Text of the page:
As in, our cities and landfills are full of waste. Which is a waste, really. Because it doesn't need to be that way. What if, like Rob Ford's approval ratings, we could bring our waste down to ZERO?

That's right - zero waste. That's no pipe dream (which are also recyclable, btw), and major U.S. cities are getting on board, due in most part to the dedicated, results-focused, and passionate advocacy of national groups, like the Global Alliance for Incinerator Alternatives (GAIA), regional ones like the Toxics Action Center, and local coalitions, including the Don't Waste L.A. campaign.

San Francisco has long had a zero waste policy, but now Oakland wants some of the (zero) action. It passed a resolution this March requiring the City's new recycling contract to meet four specific standards: (1) The City's recycling contractors must provide livable wages and health care for recycling workers; (2-3) the contractor also must provide a separate compost bin and convenient access to bulk-waste pickup to all residents; and (4) the City’s waste contractor must consider sending some of Oakland’s food scraps to a biowaste-to-energy facility where the waste would be used to generate electricity. This follows on the heels of the historic decision by the L.A. City Council to franchise its commercial waste and recycling programs.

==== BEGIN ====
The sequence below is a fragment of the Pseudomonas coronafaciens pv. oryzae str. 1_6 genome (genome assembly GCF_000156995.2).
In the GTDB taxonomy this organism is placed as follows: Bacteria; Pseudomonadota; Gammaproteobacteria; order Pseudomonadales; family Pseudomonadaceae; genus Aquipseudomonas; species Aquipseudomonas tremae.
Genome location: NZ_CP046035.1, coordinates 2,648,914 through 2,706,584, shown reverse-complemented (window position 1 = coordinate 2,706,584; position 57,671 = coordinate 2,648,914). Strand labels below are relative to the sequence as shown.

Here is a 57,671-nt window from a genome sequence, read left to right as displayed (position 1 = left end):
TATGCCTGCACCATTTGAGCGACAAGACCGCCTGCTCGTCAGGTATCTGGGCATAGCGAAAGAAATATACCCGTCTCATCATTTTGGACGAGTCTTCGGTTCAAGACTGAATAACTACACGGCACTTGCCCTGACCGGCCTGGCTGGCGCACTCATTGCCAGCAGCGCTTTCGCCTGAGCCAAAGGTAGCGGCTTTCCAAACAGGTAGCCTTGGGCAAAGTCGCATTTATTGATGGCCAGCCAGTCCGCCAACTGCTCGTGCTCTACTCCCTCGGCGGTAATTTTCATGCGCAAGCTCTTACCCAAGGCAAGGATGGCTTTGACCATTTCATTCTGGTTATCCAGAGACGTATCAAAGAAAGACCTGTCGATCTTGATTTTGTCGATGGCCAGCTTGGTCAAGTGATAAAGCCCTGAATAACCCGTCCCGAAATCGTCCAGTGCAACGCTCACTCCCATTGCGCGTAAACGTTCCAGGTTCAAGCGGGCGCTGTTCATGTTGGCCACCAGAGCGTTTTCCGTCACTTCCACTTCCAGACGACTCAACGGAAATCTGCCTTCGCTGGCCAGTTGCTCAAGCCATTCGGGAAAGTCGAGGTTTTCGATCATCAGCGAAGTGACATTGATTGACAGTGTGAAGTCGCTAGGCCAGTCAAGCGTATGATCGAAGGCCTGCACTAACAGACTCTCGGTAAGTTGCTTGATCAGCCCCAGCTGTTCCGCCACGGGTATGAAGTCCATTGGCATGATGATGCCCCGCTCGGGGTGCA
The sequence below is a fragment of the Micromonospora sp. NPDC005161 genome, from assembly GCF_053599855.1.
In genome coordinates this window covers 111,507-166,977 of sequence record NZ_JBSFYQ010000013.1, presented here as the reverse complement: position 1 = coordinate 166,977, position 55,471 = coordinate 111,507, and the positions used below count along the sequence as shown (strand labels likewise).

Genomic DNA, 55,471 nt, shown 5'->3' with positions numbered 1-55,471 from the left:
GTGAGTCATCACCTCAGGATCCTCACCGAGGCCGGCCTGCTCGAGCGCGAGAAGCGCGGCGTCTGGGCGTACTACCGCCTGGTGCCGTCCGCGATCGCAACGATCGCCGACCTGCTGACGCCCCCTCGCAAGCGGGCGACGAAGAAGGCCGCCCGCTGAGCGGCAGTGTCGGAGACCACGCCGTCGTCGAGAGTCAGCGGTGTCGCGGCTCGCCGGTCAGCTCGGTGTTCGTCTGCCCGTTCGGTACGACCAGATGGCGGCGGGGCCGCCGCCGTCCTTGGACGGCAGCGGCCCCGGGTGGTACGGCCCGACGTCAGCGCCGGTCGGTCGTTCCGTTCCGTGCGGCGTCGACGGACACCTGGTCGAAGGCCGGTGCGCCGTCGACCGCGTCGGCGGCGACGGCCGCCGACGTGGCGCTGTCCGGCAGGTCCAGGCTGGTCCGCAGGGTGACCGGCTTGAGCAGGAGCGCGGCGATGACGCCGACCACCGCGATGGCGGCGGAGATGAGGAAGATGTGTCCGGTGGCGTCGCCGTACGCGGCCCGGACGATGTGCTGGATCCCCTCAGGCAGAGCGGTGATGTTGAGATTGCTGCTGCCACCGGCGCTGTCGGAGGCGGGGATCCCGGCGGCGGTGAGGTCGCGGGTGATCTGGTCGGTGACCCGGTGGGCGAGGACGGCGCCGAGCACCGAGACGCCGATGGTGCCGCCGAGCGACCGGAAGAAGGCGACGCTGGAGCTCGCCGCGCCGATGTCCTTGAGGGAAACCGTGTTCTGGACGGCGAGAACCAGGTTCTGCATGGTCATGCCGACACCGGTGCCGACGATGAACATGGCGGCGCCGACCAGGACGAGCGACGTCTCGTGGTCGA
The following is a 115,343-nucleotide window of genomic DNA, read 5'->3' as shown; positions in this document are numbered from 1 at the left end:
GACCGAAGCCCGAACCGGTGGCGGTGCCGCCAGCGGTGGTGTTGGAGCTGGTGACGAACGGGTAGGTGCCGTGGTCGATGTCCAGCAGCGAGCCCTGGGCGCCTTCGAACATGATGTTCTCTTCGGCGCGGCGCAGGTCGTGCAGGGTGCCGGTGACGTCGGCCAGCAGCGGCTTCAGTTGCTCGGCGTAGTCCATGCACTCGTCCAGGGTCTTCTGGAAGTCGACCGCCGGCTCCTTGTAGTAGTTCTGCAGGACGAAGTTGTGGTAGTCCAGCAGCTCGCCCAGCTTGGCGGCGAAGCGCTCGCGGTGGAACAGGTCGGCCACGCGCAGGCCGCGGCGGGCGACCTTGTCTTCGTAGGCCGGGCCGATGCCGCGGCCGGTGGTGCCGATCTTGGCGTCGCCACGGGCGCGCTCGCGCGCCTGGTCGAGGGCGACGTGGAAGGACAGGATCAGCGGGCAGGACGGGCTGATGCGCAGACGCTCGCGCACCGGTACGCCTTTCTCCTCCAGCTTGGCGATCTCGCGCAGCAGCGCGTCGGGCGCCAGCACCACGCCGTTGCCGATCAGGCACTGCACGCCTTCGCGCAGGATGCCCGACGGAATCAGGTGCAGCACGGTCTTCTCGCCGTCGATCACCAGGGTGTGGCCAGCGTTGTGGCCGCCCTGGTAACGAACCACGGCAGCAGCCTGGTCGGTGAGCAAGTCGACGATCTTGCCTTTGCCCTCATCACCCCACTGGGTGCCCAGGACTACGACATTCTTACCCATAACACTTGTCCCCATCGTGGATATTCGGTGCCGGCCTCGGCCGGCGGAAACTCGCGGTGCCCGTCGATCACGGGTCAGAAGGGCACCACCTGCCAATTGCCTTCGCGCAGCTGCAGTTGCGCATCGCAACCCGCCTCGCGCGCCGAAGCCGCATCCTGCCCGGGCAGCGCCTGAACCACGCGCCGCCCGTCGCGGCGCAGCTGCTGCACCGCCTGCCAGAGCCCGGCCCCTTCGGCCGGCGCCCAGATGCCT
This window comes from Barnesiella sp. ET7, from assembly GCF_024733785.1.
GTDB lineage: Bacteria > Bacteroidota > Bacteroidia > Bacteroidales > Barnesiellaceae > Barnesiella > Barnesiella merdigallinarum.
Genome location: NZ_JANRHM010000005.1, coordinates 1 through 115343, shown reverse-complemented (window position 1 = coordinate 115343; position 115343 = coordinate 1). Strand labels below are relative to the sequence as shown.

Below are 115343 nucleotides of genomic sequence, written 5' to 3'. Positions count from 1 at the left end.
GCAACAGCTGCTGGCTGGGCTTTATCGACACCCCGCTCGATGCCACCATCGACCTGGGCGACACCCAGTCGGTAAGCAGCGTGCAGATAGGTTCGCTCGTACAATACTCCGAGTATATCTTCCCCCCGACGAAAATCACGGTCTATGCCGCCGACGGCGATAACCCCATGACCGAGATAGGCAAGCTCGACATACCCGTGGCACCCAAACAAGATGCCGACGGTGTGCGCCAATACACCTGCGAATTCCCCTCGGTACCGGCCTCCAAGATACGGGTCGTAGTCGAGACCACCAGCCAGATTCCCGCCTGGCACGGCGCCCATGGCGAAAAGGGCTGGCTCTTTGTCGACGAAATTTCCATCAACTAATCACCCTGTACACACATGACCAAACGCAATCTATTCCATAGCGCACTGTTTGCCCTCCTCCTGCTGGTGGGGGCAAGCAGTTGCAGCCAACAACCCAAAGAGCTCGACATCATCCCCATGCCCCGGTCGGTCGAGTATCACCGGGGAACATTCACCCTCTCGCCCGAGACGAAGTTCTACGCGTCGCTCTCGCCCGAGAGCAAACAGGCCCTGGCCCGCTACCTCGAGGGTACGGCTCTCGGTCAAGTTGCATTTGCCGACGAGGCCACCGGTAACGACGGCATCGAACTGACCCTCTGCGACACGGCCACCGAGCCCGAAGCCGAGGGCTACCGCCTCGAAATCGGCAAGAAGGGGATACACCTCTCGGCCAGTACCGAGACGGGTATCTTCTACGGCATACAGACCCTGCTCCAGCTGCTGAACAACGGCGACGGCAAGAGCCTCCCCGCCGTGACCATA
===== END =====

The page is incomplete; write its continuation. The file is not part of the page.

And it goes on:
Not to be outdone, the East Coast is also stepping up. A coalition of organizations dedicated to reducing waste presented their plan to divert 90% of Boston's waste from landfills by 2040. Boston's recycling rate, along with New York City's, has been disappointingly low for years, hovering around 20%. The increase would be achieved through means similar to other cities' mechanisms, including composting of residential and commercial organic waste, and increasing oversight of the recycling industry. The best part? Implementing these measures would actually save the City of Boston money on tipping fees, to the tune of $56/ton diverted. Not to mention that once you factor in 'external' costs (such as environmental pollution), dumping waste in a landfill is no longer an attractive financial proposition.

Rather, one might say, it becomes rubbish.